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Do What Do Will


Do what thou wilt shall be the whole of the Law.

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The Ipsissimus Grade



The Initiatory Structure of the A∴A∴

The Order consists of eleven degrees or levels, organized into three groups, the Orders of the SS, the RC and the GD respectively set forth in One Star in Sight sub figurâ CDLXXXIX. In the A∴A∴, blind is not blind guide and progress is measured by this series of degrees. The Order of A∴A∴ adheres more or less strictly to the guidelines set forth in Liber Collegii Sancti sub figura CLXXXV by Aleister Crowley.

[Read more about the initiations in the A∴A∴ Initiation section.]


The Order of the G. D.

(Dominus Liminis — the link)

4. Philosophus 4° = 7□
3. Practicus 3° = 8□
2. Zelator 2° = 9□
1. Neophyte 1° = 10□
0. Probationer 0° = 0□

The Order of the R. C.

(Babe of the Abyss — the link)

7. Adeptus Exemptus 7° = 4□
6. Adeptus Major 6° = 5□
5. Adeptus Minor 5° = 6□

The Order of the S. S.


10. Ipsissimus 10° = 1□
9. Magus 9° = 2□
8. Magister Templi 8° = 3□

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10° = 1□

Ipsissimus. — Is beyond all this and beyond all comprehension of those of lower degrees.

  • The Grade of Ipsissimus is not to be described fully; but its opening is indicated in Liber I vel Magi.
  • There is also an account in a certain secret document to be published when propriety permits. Here it is only said this: The Ipsissimus is wholly free from all limitations soever, existing in the nature of all things without discriminations of quantity or quality between them. He has identified Being and not-Being and Becoming, action and non-action and tendency to action, with all other such triplicities, not distinguishing between them in respect of any conditions, or between any one thing and any other thing as to whether it is with or without conditions.
  • He is sworn to accept this Grade in the presence of a witness, and to express its nature in word and deed, but to withdraw Himself at once within the veils of his natural manifestation as a man, and to keep silence during his human life as to the fact of his attainment, even to the other members of the Order.
  • The Ipsissimus is pre-eminently the Master of all modes of existence; that is, his being is entirely free from internal or external necessity. His work is to destroy all tendencies to construct or to cancel such necessities. He is the Master of the Law of Unsubstantiality (Anatta).
  • The Ipsissimus has no relation as such with any Being: He has no will in any direction, and no Consciousness of any kind involving duality, for in Him all is accomplished; as it is written "beyond the Word and the Fool, yea, beyond the Word and the Fool".
  • [One Star in Sight sub figurâ CDLXXXIX]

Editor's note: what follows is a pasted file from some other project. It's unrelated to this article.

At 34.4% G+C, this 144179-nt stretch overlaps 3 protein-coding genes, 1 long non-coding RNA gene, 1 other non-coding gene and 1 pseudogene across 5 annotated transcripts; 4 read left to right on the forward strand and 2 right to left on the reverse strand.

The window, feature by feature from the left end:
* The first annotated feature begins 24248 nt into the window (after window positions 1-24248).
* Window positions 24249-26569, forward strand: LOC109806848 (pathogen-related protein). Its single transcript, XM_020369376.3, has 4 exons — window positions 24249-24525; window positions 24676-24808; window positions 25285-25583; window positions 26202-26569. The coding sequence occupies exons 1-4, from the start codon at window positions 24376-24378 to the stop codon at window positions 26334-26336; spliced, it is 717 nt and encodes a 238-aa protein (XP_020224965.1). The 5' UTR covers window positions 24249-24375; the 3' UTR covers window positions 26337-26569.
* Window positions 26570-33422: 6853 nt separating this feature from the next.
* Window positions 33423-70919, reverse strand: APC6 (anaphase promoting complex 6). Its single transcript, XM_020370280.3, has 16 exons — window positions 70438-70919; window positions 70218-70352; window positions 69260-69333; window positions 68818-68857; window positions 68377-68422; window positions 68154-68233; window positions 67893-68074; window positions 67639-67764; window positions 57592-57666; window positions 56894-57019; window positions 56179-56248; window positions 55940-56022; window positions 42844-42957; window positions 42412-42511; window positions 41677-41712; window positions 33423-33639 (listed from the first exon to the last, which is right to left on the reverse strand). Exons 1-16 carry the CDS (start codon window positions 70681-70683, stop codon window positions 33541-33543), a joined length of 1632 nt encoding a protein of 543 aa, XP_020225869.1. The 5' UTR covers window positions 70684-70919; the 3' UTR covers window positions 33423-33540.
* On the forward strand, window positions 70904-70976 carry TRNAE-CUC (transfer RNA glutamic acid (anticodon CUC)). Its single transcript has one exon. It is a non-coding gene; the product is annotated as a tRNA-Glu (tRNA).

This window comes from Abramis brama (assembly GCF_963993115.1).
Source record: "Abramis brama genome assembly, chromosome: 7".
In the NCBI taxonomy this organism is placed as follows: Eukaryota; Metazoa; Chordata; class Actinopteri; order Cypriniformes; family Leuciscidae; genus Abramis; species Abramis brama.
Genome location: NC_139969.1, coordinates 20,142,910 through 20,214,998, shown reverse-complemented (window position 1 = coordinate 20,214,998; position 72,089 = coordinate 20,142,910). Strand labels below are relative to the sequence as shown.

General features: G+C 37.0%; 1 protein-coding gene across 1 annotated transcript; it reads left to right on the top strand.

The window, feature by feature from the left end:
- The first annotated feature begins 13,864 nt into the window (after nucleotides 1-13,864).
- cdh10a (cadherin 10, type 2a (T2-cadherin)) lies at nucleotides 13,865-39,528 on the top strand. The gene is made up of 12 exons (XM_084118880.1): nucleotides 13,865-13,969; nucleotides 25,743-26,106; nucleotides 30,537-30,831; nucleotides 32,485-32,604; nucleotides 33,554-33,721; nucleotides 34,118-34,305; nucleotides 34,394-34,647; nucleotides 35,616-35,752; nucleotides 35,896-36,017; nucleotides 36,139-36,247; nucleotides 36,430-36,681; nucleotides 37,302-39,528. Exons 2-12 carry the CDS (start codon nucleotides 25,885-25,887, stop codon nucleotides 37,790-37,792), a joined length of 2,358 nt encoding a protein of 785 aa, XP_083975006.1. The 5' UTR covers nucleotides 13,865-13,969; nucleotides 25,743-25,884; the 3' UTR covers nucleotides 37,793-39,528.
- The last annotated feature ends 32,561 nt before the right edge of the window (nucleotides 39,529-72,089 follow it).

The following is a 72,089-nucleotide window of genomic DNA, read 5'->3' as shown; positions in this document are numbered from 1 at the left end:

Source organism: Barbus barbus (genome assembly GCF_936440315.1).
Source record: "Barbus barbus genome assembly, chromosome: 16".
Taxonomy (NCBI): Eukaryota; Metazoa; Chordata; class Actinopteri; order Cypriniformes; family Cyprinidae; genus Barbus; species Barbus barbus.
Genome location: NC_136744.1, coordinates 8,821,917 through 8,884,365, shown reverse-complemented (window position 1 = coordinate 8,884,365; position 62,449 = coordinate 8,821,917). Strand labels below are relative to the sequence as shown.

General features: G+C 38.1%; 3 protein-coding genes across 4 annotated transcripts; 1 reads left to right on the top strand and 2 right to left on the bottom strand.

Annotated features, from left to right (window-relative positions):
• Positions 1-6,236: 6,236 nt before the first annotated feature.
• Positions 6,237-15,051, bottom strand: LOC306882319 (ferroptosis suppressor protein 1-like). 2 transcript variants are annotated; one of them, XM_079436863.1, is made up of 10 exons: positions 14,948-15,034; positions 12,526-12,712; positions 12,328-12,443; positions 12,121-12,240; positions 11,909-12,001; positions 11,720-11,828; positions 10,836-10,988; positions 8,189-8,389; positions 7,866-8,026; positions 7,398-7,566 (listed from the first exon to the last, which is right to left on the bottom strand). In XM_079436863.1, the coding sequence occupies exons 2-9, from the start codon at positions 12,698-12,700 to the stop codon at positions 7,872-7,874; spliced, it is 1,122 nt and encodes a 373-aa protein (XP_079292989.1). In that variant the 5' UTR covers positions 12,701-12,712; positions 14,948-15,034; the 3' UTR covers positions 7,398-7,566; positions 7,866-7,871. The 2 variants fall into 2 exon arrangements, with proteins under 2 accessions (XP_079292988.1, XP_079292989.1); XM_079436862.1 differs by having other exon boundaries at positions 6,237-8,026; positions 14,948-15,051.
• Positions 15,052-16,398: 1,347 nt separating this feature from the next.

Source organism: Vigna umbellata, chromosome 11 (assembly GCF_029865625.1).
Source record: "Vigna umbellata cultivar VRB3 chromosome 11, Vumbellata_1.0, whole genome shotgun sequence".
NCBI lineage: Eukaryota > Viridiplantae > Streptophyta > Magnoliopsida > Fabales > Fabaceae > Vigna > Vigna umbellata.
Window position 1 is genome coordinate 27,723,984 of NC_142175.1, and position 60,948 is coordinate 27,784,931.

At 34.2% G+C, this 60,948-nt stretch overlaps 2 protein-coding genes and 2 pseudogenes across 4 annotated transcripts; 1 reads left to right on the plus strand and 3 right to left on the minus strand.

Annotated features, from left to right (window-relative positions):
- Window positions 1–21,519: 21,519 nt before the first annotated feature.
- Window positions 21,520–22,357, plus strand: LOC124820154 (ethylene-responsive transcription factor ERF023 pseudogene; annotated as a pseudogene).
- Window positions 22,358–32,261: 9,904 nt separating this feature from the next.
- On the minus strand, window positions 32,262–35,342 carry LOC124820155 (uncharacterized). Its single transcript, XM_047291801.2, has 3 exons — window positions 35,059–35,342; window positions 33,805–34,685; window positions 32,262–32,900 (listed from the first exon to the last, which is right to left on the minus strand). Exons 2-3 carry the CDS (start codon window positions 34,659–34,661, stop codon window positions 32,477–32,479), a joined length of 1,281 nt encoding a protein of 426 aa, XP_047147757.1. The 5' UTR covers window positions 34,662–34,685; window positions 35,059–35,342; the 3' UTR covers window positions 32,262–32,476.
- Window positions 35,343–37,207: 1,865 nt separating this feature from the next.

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"Ipsissimus" Summary

(10°=1□): Beyond the comprehension of the lower degrees. An Ipsissimus is free from limitations and necessity and lives in perfect balance with the manifest universe. Essentially, the highest mode of attainment. This grade corresponds to Kether on the Tree of Life. Ipsissimus is quite hard to translate directly from Latin to English, but it is essentially the superlative of "self", translating rather approximately to "His most Selfness," or "self-est." (c.f. generalissimus for the same superlative form in use for a grade from same Latin root.)

Crowley named as a condition of this grade the trance Nirodha-samapatti, which reduces heartbeat and other life functions to the bare minimum. Theravada Buddhist monks traditionally attain nirodha-samapatti by producing the aforementioned Formless States one after the other, and perceiving in each what they call the Three Characteristics of all existence: sorrow or tendency towards sorrow, change or unreliability, and insubstantiality or lack of self. Crowley and the A∴A∴ however seek to replace this threefold view with the quest for balance as both a motive for discipline and the means of achieving their end goal. In Liber B vel Magi they urge the Magus seeking further progress to identify the Buddhist Three Characteristics with the opposite states. "Wherein Sorrow is Joy, and Change is Stability, and Selflessness is Self." Crowley's version of nirodha includes "seeing first the truth and then the falsity of the Three Characteristics" according to his published theory.

The Ipsissimus should keep the achievement of this final grade secret, even from the rest of the Order, and continue with the work of the Magus while expressing the nature of an Ipsissimus in word and deed.

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Last updated: 30-05-2020